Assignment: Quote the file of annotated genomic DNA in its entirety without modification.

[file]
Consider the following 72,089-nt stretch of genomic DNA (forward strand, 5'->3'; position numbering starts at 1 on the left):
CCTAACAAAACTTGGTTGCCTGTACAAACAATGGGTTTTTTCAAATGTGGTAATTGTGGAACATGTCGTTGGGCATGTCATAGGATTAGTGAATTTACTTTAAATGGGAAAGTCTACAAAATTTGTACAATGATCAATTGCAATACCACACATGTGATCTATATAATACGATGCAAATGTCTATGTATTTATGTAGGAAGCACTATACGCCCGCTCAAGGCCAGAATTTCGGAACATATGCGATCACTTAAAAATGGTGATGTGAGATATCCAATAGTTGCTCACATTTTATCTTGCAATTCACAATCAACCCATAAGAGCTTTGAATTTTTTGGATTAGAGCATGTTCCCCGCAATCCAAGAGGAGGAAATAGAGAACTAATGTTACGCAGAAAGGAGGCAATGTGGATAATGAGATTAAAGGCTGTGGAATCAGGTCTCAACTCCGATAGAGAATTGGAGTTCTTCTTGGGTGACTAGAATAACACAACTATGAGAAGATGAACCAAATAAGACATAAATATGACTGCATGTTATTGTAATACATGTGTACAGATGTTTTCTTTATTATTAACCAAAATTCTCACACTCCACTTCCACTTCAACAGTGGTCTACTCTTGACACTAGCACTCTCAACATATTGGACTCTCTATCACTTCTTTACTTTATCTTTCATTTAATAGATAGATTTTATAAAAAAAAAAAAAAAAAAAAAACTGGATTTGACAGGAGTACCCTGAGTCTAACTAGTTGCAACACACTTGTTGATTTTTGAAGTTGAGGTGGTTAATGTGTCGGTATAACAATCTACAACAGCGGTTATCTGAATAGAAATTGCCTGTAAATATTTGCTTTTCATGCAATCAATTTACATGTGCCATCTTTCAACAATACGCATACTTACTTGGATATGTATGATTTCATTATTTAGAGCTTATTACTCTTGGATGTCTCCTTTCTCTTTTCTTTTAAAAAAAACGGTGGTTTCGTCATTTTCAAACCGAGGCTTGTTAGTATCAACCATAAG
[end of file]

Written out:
Consider the following 72,089-nt stretch of genomic DNA (forward strand, 5'->3'; position numbering starts at 1 on the left):
CCTAACAAAACTTGGTTGCCTGTACAAACAATGGGTTTTTTCAAATGTGGTAATTGTGGAACATGTCGTTGGGCATGTCATAGGATTAGTGAATTTACTTTAAATGGGAAAGTCTACAAAATTTGTACAATGATCAATTGCAATACCACACATGTGATCTATATAATACGATGCAAATGTCTATGTATTTATGTAGGAAGCACTATACGCCCGCTCAAGGCCAGAATTTCGGAACATATGCGATCACTTAAAAATGGTGATGTGAGATATCCAATAGTTGCTCACATTTTATCTTGCAATTCACAATCAACCCATAAGAGCTTTGAATTTTTTGGATTAGAGCATGTTCCCCGCAATCCAAGAGGAGGAAATAGAGAACTAATGTTACGCAGAAAGGAGGCAATGTGGATAATGAGATTAAAGGCTGTGGAATCAGGTCTCAACTCCGATAGAGAATTGGAGTTCTTCTTGGGTGACTAGAATAACACAACTATGAGAAGATGAACCAAATAAGACATAAATATGACTGCATGTTATTGTAATACATGTGTACAGATGTTTTCTTTATTATTAACCAAAATTCTCACACTCCACTTCCACTTCAACAGTGGTCTACTCTTGACACTAGCACTCTCAACATATTGGACTCTCTATCACTTCTTTACTTTATCTTTCATTTAATAGATAGATTTTATAAAAAAAAAAAAAAAAAAAAAACTGGATTTGACAGGAGTACCCTGAGTCTAACTAGTTGCAACACACTTGTTGATTTTTGAAGTTGAGGTGGTTAATGTGTCGGTATAACAATCTACAACAGCGGTTATCTGAATAGAAATTGCCTGTAAATATTTGCTTTTCATGCAATCAATTTACATGTGCCATCTTTCAACAATACGCATACTTACTTGGATATGTATGATTTCATTATTTAGAGCTTATTACTCTTGGATGTCTCCTTTCTCTTTTCTTTTAAAAAAAACGGTGGTTTCGTCATTTTCAAACCGAGGCTTGTTAGTATCAACCATAAG